Procurement Simulation

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Table of Contents
Consensus versus Average Forecasting1
Options1
Demand Forecast1
Supplier Selection2
Change Orders3
Lessons3
Appendix A: Simulation Comments4
Appendix B: Simulation Results6

Consensus versus Average Forecasting
The consensus forecasts worked well for quick insight into estimated demand for each month. In our first year we used the consensus demand because we did not know the dynamics of the group, and we were relying on their expertise to guide us toward a more accurate forecast. As we progressed through the simulation we came to the realization that the consensus forecasts were often much different than the average estimated demand. After we analyzed the results of the first couple years, we noticed that the average demand was generally more accurate. This led us to the conclusion that the dynamics of the forecasting team were likely distorting the estimates for the consensus number. There were strong personalities within the team that seemed to sway the opinion of the team members to agree with them, thus lowering the accuracy of the estimation. For the final two years we spent more time looking at the individual opinions of the team and tried to exclude estimates that were exceedingly high or low compared to the rest of the team. This gave us a number that was close to the average estimate of the team and allowed us to make a more accurate forecast. Overall, the consensus forecast was a good tool to use to quickly see whether demand was expected to be high or low. The biggest downside is the lack of accuracy. The average demand was a more accurate tool as long as we took the time to check each individual opinion to see how the number was made up. Our most successful forecasts seemed to come out of a combination of both the consensus and average. Options

In general we tried to look at the overall benefits the option would provide. First we looked at the effect the option had on the consensus demand forecast. If the demand forecast went up, we decided to add the option to the phone because we believed we would be able to sell more units. The second deciding factor was whether or not the option increased profit for the model. We decided to add any option that would increase profit for the model. If the option increased both profit and consensus demand, we checked the graphs to look at the standard deviation. We avoided options that had a high standard deviation because we believed that there was more risk that the estimate would be inaccurate. A lower standard deviation indicated a higher level of confidence with the effect the option would have on demand. In retrospect we relied fairly heavily on the consensus estimates to choose the options. We realize that the consensus demand estimates were often inaccurate, and could have led us to choose options that were not beneficial to the models we were trying to sell. Just as we switched to using average demand estimates for our forecasting, we should have switched to using individual estimates when we were choosing options. It would have provided a greater level of accuracy and could have helped us make better decisions. Demand Forecast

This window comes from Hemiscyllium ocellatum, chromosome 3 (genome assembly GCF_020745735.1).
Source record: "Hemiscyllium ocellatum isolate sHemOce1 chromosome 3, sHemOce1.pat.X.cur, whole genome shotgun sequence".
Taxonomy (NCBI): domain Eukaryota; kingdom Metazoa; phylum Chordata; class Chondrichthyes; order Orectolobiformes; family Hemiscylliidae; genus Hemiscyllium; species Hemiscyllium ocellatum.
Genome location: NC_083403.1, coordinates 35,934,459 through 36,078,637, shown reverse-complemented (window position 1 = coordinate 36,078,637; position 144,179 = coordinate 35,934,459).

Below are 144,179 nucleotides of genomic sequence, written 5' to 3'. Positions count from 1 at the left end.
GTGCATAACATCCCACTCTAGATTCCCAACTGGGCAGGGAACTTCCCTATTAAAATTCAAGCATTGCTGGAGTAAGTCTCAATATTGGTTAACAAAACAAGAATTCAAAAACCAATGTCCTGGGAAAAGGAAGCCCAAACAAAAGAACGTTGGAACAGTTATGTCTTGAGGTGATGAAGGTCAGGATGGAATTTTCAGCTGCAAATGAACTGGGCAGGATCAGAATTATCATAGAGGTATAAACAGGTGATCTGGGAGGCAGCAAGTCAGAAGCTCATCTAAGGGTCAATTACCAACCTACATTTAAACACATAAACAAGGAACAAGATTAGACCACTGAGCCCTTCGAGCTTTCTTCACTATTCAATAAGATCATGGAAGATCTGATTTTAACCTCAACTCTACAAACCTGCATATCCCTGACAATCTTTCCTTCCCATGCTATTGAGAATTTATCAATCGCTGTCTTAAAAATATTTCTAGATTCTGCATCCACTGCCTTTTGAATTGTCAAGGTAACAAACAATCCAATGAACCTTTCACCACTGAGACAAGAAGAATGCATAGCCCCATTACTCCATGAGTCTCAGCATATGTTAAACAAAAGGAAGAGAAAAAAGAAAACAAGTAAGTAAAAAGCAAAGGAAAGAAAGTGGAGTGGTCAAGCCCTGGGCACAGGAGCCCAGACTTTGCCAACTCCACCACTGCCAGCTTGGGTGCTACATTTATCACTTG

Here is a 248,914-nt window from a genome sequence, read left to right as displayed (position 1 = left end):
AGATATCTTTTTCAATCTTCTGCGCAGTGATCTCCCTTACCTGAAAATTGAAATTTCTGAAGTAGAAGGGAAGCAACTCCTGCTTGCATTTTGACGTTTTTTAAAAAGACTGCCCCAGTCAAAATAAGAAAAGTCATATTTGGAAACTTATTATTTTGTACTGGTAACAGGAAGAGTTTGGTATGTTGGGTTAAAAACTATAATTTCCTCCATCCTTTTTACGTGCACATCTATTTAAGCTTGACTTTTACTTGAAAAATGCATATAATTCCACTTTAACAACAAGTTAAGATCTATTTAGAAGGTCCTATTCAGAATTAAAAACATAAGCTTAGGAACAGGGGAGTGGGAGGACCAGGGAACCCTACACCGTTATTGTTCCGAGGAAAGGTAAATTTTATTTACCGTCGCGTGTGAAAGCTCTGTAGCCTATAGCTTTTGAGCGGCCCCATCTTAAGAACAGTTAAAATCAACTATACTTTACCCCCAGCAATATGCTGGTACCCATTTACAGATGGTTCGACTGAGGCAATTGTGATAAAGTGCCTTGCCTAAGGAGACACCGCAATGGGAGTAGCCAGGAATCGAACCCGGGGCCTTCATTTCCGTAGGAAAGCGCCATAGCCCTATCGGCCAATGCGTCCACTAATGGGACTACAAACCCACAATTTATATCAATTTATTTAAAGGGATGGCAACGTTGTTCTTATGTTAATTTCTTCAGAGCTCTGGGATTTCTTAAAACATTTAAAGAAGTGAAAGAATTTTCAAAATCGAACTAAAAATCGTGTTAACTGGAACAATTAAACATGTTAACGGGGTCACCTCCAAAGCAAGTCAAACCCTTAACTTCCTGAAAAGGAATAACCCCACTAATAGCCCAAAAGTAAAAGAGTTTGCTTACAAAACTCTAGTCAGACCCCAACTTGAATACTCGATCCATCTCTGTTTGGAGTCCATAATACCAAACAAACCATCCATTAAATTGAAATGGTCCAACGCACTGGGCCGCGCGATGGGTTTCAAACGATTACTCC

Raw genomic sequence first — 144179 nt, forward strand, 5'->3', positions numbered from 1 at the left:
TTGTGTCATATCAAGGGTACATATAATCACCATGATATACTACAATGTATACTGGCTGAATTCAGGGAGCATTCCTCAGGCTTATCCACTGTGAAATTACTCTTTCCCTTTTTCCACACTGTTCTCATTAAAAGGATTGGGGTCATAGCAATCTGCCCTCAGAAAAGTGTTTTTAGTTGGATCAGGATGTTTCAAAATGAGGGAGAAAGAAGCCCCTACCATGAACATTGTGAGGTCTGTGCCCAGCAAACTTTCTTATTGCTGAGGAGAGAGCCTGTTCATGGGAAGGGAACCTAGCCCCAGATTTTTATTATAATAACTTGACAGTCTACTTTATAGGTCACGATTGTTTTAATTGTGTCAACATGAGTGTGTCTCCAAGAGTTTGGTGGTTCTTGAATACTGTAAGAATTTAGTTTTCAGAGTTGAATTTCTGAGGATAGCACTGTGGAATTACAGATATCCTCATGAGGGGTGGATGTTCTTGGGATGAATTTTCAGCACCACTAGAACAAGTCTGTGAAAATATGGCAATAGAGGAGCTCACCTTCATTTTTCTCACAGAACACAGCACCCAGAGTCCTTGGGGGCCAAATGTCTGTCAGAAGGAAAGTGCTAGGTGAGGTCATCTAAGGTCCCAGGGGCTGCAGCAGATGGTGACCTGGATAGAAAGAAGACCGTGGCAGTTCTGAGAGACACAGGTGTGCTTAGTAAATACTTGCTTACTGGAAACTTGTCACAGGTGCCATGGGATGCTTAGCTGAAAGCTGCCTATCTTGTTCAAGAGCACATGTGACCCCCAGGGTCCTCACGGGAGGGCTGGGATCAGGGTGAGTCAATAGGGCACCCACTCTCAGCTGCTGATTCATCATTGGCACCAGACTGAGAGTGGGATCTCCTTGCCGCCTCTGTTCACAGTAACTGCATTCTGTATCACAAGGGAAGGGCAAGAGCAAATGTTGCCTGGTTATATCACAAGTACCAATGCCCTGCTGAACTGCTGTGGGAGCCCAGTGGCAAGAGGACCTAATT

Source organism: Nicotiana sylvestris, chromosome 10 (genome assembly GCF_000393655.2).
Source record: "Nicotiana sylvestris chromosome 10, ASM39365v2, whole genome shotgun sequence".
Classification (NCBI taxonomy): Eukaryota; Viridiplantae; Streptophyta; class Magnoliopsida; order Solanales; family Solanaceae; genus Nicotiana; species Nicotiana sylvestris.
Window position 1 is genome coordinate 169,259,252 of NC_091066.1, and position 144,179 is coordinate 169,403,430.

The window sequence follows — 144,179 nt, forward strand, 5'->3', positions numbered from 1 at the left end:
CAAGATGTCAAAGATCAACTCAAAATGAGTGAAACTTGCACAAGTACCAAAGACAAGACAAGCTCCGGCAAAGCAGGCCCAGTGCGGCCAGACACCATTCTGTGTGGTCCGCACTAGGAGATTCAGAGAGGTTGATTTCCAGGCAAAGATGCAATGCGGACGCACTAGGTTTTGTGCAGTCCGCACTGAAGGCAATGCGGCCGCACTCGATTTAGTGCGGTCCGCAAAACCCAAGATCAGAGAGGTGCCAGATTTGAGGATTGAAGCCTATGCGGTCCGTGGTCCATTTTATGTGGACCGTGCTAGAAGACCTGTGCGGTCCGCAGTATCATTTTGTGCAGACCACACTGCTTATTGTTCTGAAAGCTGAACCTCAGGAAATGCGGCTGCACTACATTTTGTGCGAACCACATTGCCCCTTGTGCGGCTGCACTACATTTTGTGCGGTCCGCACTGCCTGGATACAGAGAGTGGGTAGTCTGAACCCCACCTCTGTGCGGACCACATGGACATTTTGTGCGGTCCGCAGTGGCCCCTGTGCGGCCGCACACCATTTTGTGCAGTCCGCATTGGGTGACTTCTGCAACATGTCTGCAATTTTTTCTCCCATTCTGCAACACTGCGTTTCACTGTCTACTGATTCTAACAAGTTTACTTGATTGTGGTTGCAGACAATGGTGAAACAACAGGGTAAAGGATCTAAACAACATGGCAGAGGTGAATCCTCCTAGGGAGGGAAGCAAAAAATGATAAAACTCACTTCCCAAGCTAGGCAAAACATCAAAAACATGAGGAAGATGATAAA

Initially we were reluctant to order too much stock because we were focused on the high cost of inventory becoming obsolete. This led to us experience a number of stock outs in our first year. We realized that this was costing us a substantial amount in lost profits. Due to this we changed our strategy for the following years to focus on ensuring we had products available to sell. Example of this would be in the first year, where we found the inventory cost of $4 per month and markdown loss was $17 per unit, but the profits were $70 for Model A and $90 for Model B. Using this as an example and a lesson learned from first year, we concluded that it would beneficial to carry excess inventories to compensate for fluctuations in demand, and that it is better to have more inventory and have the holding...
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